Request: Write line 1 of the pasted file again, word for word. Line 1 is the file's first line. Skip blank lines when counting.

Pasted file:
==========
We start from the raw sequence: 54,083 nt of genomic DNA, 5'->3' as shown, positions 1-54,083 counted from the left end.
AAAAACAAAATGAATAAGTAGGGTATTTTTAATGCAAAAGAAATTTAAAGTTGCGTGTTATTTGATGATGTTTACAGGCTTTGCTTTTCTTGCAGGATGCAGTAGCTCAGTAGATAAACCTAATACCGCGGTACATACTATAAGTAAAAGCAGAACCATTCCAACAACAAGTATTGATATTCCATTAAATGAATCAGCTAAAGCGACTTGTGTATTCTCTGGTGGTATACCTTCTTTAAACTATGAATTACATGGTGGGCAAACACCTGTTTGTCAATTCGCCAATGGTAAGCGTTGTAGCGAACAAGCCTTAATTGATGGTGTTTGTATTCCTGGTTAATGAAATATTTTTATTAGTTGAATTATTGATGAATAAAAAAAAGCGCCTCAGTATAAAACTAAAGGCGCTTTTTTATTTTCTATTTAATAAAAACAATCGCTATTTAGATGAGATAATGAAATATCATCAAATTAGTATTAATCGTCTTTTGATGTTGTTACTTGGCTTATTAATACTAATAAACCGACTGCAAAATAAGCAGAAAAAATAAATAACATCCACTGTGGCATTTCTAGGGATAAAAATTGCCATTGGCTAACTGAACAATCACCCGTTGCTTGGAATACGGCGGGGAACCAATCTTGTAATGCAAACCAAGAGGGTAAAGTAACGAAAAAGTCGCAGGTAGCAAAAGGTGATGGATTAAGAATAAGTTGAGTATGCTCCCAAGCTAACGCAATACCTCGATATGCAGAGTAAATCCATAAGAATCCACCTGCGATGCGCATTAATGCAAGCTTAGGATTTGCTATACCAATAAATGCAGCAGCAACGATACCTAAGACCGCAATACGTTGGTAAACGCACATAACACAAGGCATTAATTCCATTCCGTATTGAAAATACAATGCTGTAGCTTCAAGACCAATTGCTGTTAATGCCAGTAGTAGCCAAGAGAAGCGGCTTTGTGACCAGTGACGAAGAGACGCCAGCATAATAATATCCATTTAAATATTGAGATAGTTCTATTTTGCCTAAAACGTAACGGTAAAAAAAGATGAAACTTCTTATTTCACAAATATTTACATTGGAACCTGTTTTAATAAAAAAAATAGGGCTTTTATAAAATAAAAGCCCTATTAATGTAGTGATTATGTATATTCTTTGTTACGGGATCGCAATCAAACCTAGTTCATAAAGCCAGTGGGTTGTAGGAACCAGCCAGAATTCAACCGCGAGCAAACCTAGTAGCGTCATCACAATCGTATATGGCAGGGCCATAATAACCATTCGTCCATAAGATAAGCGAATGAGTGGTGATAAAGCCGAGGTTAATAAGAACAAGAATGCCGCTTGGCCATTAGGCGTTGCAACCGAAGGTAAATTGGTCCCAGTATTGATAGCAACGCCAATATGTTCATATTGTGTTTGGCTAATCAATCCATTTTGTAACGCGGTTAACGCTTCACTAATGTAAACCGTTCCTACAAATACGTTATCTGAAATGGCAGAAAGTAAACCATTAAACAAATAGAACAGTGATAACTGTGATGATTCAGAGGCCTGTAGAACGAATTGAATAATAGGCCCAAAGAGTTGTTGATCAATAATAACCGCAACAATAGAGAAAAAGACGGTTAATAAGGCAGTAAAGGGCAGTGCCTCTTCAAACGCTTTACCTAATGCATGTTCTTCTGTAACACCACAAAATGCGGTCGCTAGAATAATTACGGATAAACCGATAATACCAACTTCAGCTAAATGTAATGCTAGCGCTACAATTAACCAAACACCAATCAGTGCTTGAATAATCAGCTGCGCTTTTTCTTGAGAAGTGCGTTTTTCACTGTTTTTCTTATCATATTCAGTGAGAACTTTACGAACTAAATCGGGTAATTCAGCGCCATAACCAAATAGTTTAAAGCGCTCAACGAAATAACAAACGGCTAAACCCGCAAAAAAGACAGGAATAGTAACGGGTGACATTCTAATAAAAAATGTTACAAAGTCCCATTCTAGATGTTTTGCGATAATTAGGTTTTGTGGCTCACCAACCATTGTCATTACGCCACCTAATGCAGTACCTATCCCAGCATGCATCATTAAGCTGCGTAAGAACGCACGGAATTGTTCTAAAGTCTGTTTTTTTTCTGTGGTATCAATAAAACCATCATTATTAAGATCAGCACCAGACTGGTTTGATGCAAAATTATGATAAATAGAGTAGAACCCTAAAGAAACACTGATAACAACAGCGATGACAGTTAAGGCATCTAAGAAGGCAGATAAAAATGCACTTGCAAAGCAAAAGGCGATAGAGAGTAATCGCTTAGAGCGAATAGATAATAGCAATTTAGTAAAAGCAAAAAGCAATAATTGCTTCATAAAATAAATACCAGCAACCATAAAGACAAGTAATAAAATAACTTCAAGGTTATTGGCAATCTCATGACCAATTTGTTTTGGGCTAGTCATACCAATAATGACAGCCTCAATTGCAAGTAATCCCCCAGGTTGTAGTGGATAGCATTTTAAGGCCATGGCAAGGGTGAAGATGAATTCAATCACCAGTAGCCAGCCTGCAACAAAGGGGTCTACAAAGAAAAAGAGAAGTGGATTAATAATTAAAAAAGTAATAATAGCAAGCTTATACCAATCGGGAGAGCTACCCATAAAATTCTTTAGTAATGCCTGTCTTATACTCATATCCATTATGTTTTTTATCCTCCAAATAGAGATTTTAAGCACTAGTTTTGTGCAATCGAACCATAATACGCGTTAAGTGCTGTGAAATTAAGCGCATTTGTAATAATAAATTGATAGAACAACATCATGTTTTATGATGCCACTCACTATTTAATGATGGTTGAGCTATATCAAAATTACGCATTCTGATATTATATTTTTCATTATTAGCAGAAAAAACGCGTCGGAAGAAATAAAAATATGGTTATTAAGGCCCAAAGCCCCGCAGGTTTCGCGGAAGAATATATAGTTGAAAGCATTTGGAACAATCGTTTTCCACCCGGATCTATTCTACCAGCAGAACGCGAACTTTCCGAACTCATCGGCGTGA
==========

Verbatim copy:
We start from the raw sequence: 54,083 nt of genomic DNA, 5'->3' as shown, positions 1-54,083 counted from the left end.